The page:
Concert pianist Silas Berlin returned to his hometown last week, playing a recital at the West Tisbury Library that drew more than 40 fans, friends and fellow musicians.

Now living in Seattle, Mr. Berlin is the 25-year-old son of versatile Island pianist Jeremy Berlin, one of many in the audience who smiled as they listened to the young performer whose musical development they have been following for years.

The library’s community room resonated with the sound of the 18th century as Mr. Berlin played — from memory — Beethoven’s Sonata No. 11 in B Flat Major and three Chopin waltzes.

Written in 1800, the Beethoven piece is part of the composer’s 32-sonata cycle, which Mr. Berlin told the audience he first discovered while attending the University of Massachusetts, Amherst and taking piano lessons at Smith College.

Proud father Jeremy Berlin applauds his son with the rest of the audience. — Mark Alan Lovewell

“At the time, there was a fellow there who was doing what the few are fortunate enough to do, called playing the Beethoven cycle,” recalled Mr. Berlin, who said he attended the monthly recitals until he had heard all 32.

“It’s amazing. It’s like an epic autobiography,” he said, adding that a key theme emerged as he listened to the cycle. “There was always this idea of moving forward and looking forward, forward motion toward the next one and the next thing. I think that was vitally important to Beethoven and to his music, the idea of moving forward, constant, constant motion.”

“I think that’s important to live by,” Mr. Berlin continued. “I certainly live by it, moving forward at all costs — but in the moments of reflection and quietness that occur in the music and in our lives, and in Beethoven’s music in particular, it’s those moments that are the backbone of pushing forward.”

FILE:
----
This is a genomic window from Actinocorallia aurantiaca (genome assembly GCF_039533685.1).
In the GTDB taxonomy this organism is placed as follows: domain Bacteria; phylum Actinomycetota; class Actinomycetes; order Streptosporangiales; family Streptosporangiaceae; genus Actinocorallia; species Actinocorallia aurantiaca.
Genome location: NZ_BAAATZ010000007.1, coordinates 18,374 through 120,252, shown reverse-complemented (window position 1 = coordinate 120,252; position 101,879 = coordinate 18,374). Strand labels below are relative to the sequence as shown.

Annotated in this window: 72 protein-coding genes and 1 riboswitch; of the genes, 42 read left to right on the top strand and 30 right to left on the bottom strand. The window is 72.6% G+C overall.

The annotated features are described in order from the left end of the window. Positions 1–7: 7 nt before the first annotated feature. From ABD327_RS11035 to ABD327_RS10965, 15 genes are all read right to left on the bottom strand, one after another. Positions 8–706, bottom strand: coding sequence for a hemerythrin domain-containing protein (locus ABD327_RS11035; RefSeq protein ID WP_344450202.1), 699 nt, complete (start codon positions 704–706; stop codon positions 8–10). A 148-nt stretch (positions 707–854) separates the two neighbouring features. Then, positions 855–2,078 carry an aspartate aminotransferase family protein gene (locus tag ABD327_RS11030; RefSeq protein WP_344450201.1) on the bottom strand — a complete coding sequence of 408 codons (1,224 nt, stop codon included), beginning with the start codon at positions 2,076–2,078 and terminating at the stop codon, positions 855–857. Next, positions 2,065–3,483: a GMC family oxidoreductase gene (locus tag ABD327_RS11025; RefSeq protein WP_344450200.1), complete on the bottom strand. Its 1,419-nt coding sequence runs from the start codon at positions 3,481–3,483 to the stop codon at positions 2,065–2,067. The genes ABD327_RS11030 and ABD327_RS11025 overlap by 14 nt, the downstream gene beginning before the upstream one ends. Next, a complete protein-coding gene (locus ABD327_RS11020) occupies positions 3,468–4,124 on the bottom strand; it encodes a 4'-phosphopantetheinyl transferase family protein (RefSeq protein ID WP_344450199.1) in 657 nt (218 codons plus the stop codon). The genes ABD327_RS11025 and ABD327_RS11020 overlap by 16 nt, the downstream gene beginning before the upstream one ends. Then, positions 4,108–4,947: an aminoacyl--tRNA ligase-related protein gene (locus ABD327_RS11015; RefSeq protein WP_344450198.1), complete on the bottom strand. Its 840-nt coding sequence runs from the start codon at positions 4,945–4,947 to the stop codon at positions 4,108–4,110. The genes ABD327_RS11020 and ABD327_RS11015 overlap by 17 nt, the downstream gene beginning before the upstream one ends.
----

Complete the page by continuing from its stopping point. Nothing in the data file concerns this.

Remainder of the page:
It’s tempting, from these insights, to imagine Mr. Berlin in his childhood as a Vineyard version of Schroeder, the Beethoven-obsessed, toy-piano-playing pal of Charlie Brown in the Peanuts comics. But his turn toward classical music began relatively late, both Silas and his father Jeremy told the Gazette after Thursday’s recital.

Although raised by the Vineyard’s most in-demand keyboardist, who can improvise and supercharge rhythm sections in jazz, blues and soul, Silas Berlin discovered his own direction in college after hearing Ravel, Chopin and, of course, Beethoven.

Silas Berlin now lives in Seattle. — Mark Alan Lovewell

Transferring to Seattle’s Cornish College of the Arts, Silas earned his bachelor’s degree in music and now teaches and performs in the Seattle area.

While a classical career might seem a departure from his father’s world of popular and social musics, his paternal grandparents were both active classical musicians — a pianist and a clarinetist, Jeremy Berlin said.

“He’s turning into my mother,” Jeremy Berlin said, adding that he wished his late parents could see their grandson today. “He found his way back to the classics.”